This is the wagon from of this firing. I don't think I'll add the draw hitch or the ladder; I like it the way it is. One axle is longer than the other. I read the front axle was sometimes purposefully constructed shorter so the wagon would turn better in tighter spaces.
This wagon is light as a feather. I'm wondering if I had to mail it somewhere, how I would pack it so it wouldn't break? Those uprights are thinner than a pencil.
I've been calling these rustic pieces carts but maybe they're wagons? Which would you think? I looked it up and it seems carts have two wheels and can be draught (animal) pulled or pulled by human power. Wagons have four wheels and originally were draught (animal) pulled. I'm doing more research on carts and wagons which has led me to learning about some ancient civilizations. I'm endlessly curious and love learning.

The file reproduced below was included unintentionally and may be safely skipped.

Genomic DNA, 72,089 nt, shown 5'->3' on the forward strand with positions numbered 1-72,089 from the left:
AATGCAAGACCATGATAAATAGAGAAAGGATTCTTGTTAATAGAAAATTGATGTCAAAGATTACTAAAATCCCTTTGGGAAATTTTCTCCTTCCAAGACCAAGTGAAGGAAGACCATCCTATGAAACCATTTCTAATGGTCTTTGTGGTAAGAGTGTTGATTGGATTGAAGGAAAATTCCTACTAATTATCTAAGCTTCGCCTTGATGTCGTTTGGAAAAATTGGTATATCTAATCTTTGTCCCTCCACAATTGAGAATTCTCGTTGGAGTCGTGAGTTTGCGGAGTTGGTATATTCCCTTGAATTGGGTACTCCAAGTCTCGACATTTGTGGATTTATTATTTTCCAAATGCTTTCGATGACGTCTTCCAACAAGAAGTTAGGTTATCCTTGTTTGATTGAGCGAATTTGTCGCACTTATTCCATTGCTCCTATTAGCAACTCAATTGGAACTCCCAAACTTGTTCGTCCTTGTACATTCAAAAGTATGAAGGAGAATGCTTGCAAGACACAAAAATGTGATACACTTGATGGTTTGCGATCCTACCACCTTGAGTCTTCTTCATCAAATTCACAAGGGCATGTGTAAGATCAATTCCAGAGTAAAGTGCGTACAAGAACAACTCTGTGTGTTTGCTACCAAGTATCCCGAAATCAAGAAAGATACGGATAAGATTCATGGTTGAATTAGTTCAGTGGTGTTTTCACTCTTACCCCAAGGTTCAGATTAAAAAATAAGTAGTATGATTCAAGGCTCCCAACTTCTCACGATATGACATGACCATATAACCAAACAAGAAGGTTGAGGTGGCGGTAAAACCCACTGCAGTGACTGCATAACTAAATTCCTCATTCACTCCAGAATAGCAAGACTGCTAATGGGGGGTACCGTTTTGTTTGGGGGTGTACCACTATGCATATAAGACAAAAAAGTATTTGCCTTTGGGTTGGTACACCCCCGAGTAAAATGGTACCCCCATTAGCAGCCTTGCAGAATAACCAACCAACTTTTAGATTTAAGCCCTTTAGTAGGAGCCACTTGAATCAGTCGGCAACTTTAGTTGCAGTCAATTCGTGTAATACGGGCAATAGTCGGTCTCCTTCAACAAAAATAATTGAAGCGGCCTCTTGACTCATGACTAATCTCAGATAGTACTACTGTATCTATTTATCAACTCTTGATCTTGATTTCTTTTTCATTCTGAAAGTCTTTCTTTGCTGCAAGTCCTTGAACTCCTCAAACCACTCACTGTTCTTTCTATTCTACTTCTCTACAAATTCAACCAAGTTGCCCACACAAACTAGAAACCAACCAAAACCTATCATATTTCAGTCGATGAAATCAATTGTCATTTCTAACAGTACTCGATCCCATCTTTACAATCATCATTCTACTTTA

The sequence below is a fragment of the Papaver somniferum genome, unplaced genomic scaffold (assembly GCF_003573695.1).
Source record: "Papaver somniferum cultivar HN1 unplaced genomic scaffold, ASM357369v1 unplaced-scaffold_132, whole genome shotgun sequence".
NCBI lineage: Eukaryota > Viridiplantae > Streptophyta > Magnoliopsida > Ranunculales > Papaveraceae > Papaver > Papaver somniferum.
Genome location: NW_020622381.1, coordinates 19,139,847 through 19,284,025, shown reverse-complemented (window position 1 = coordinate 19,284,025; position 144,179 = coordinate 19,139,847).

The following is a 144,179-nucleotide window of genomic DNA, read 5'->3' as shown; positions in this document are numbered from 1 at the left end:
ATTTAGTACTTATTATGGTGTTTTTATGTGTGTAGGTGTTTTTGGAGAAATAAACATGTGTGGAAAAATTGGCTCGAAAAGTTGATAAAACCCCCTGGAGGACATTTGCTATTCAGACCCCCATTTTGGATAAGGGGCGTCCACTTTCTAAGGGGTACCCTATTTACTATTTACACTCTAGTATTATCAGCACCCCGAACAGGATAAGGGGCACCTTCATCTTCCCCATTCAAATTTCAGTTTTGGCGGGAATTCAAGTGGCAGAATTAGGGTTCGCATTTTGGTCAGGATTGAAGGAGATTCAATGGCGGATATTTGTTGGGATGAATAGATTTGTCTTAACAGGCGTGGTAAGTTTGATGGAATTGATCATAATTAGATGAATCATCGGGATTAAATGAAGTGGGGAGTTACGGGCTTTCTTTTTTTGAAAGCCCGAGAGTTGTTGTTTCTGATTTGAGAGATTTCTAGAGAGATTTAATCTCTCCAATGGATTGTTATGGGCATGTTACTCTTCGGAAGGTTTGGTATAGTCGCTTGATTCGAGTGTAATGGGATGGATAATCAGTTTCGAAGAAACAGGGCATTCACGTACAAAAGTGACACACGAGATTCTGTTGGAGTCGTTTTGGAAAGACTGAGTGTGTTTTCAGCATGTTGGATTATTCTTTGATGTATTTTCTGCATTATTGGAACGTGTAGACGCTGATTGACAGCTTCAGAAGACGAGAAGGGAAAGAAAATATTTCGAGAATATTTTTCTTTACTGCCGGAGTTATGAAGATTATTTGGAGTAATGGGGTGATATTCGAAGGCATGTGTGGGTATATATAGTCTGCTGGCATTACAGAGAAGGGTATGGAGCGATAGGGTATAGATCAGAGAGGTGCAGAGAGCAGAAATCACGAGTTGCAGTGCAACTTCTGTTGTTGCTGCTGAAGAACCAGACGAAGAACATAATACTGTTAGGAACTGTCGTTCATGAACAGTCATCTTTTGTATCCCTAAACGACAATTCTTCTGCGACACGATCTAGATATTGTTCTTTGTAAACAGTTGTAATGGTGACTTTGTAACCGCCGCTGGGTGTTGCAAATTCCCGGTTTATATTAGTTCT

So the more delicate looking pieces I've been calling carts are wagons and the bulky looking pieces are carts. This is the cart from this firing where the wheel fell off. I have it temporarily taped on to show you, but I'll glue it on later this week. I could have the wheel lying down and a log or a hitch holding up the cart. Maybe I'll do that for the next one.
Last night I was watering the front flower bed and I was scooting by an obstacle in the driveway. I tripped and fell across the brick edged flower bed and hit both of my legs across the bricks which are about eight inches high and wide. My shins were knocked against the hard, unforgiving brick. Then to make matters worse my face fell into the sprinkler. I landed in an awkward position to get up and the sprinkler was practically blinding me with water. Today the front of my legs are killing me; when I walk I can feel my bruised bones aching. At least I didn't break anything, I don't need any more medical bills. I'm bringing some work to a gallery near Tampa; I guess I'll be limping in there. Thanks for reading and for all your comments.